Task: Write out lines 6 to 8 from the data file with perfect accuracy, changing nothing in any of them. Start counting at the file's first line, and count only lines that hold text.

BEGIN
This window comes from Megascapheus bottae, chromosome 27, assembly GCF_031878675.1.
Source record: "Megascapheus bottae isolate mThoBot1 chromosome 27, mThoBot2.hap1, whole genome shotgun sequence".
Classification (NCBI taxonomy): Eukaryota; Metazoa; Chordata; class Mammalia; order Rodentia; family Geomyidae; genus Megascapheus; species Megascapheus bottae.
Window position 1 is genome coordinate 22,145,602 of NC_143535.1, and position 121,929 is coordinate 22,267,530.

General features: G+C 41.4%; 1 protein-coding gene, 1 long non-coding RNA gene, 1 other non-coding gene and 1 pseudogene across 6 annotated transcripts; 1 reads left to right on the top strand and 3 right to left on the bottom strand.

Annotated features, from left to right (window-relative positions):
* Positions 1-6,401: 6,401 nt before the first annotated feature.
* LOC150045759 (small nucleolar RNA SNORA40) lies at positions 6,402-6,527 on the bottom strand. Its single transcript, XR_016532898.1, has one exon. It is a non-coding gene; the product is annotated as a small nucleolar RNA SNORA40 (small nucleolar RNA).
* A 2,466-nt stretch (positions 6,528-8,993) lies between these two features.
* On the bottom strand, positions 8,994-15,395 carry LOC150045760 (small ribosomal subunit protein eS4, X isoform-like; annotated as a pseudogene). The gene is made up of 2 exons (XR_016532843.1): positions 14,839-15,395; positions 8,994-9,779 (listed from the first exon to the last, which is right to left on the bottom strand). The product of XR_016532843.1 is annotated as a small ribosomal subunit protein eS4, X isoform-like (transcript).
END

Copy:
Annotated features, from left to right (window-relative positions):
* Positions 1-6,401: 6,401 nt before the first annotated feature.
* LOC150045759 (small nucleolar RNA SNORA40) lies at positions 6,402-6,527 on the bottom strand. Its single transcript, XR_016532898.1, has one exon. It is a non-coding gene; the product is annotated as a small nucleolar RNA SNORA40 (small nucleolar RNA).